But man, is he scary or what? This flashback into the start of the Headless Horseman's existence is exactly what we need to be entirely terrified of his presence. We know what kind of horrifying demon that body belongs to and plus...he wields an axe AND a sword. Yikes. Also, he's a really bad kisser.

My absolute favorite part however is when our trio of discoverers finds the gateway to hell. The tree where the Headless Horseman was buried underneath and the portal that makes it possible for him to ride once again. This tree is a perfect example of personification--which happens to be one of my favorite things ever. The tree has life and we can tell it does just by looking at it. It is a character in its own right, it's black, in a menacing position and simply seems to spell the word evil. This is amplified to the nines however when Ichabod takes a hatchet to the tree and chops away to find that the tree is filled with blood.

It's almost as if the tree is made of flesh. Grotesque noises insult our ears and Ichabod is splattered with blood.

I mean, a tree that BLEEDS. Best thing ever? I think so.

The thing about Sleepy Hollow that many people do not seem to realize is how graphic it is.

It is, it is! There's so much blood, so many beheadings and even some sex. The blood is the paint red type that Bava would be proud be of. It's harsh redness perfectly accentuates this dream world feeling. Blood is not that red in real life but it works here because Sleepy Hollow doesn't always feel like it is real.

When I used the term, "ugly sterilization" up there, I speak of how oddly sterile everything seems to be. Big, empty spaces of white. Black, block-like landscapes that feel like they are straight out of Adam Maitland's attic and his treasured miniature models from Beetlejuice. But it's ugly--it's so ugly and minimal and awesome.

Sleepy Hollow remains as many people's favorite film to watch during the Halloween season and obviously, this is a sound judgement to make. Like I said, if you want atmosphere then look no further than Sleepy Hollow. Yes, Christina Ricci kind of annoys me in this and Miranda Richardson seems oddly restrained, OH and Jeffrey Jones' wig is way out of control even for that time period--but damn it, I love Sleepy Hollow, I really do.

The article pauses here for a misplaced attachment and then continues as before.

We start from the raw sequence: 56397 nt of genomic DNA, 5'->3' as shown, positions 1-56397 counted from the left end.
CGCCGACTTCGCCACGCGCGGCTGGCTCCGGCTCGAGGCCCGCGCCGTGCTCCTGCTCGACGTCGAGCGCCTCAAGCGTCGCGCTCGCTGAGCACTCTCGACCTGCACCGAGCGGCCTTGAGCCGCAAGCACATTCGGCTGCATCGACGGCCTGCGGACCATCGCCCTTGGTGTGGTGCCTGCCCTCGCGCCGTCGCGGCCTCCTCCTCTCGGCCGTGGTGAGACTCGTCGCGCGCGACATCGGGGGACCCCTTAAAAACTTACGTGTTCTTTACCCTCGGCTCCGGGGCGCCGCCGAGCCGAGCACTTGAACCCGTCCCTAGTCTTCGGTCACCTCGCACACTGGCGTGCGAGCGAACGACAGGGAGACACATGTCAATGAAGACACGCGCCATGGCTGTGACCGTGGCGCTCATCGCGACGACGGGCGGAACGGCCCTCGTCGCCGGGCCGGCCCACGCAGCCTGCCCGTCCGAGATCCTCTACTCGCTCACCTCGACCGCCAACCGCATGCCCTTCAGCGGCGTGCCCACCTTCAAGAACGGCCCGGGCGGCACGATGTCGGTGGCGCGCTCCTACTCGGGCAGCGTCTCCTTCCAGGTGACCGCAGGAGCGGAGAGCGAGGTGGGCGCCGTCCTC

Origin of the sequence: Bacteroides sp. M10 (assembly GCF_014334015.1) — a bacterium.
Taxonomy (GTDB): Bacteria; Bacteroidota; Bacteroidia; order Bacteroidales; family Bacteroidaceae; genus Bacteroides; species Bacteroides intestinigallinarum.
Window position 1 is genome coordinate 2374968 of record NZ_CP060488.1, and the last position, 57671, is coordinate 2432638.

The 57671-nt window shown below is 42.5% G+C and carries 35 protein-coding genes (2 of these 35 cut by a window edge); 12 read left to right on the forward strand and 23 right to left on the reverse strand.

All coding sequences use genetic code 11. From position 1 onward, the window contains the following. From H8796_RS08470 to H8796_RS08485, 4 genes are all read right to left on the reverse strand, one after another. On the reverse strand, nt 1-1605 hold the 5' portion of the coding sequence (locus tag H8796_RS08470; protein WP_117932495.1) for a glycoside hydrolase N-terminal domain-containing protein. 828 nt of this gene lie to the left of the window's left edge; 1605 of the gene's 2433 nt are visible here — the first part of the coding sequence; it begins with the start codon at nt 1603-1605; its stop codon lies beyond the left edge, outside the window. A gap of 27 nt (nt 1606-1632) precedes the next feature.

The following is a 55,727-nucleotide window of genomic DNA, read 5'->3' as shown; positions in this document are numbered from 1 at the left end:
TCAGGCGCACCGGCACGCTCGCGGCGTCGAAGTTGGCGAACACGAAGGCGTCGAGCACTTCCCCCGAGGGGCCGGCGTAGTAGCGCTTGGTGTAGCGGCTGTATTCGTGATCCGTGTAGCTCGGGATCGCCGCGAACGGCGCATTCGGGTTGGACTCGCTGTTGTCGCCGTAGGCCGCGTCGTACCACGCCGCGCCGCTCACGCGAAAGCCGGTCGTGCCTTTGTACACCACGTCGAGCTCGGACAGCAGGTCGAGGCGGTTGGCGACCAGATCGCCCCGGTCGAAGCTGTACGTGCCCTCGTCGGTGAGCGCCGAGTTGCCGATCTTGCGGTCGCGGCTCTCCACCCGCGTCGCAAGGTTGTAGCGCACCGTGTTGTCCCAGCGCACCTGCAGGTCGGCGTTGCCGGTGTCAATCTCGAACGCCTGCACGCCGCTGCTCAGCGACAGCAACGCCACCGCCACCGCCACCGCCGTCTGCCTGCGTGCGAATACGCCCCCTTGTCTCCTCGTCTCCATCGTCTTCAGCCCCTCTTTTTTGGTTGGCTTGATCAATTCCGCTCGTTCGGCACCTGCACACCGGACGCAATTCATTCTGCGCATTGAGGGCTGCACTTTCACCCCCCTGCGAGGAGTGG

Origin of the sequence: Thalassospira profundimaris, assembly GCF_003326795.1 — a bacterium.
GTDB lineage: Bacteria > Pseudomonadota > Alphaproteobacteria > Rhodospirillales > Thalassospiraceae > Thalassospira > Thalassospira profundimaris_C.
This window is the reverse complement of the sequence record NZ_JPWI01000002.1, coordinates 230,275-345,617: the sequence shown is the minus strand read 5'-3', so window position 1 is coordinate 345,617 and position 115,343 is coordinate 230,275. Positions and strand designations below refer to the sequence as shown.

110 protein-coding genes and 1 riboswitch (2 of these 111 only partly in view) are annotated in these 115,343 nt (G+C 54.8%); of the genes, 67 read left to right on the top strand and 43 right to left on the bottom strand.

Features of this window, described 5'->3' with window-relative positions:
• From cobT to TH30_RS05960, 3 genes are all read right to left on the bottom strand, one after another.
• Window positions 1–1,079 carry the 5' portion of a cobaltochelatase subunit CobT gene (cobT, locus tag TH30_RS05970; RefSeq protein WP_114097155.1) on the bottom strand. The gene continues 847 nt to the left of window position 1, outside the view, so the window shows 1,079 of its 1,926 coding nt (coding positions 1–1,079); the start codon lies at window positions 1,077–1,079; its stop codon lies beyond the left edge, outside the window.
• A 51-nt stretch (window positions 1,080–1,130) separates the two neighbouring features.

Yes, Sleepy Hollow and I are definitely getting a cheeseburger later. And then we will make out. Be jealous.

By the way, my favorite director's trademark of Burton's is when he uses the background as a kind of optical illusion, which makes whatever is behind a character almost a part of them.

Christopher Lee with black demon wings? Yes!


Unknown said...

It had been years since I'd watched this film, and I rented it on Blu Ray last Halloween. The settings still hold up-just absolutely brilliant work on Burton's part. I'd forgotten how gory the film was, it's a pretty hardcore horror fairy tale.

Christine Hadden said...

I friggin' LOVE this film too, always have. And not just for Johnny. Those opening scenes are SO atmospheric that the creepiness just jumps out at you. I love what Burton did with it and agree it is one of his finest ventures into the macabre he is so fond of...
I saw it in the theater back in the day, and it remains one of my favorites I've seen on the big screen.

BRENT said...

I saw this on the big screen and have absolutely loved it since. It is one of very favorite movies ever!
I think this is one of Burton's best and always liked his earler movies for their gothic darkness. It is a shame he has moved away from that syle.
Good write up...bugger now I want to see it again.....right now!!!

Vincent Stark said...

You know my favourite version of this is the Disney cartoon - gonna have to read the original story

Unknown said...

I really love this film also and watch it at least once a year. To me, it felt like Burton's loving homage to Hammer horror film films from the '60s and '70s complete with liberal splashes of blood.

And you're so right about the atmosphere - so thick you could cut it with a knife and it always draws me in every single time.

kikkispini said...

Best Tim Burton's film...ever! and always Johnny!

kikkispini said...

if you think that 'a tree that BLEEDS is Best thing ever' check out 'The Guardian'. I am sure you had already, but if you haven't, please is a nice horror movie..very entertaining!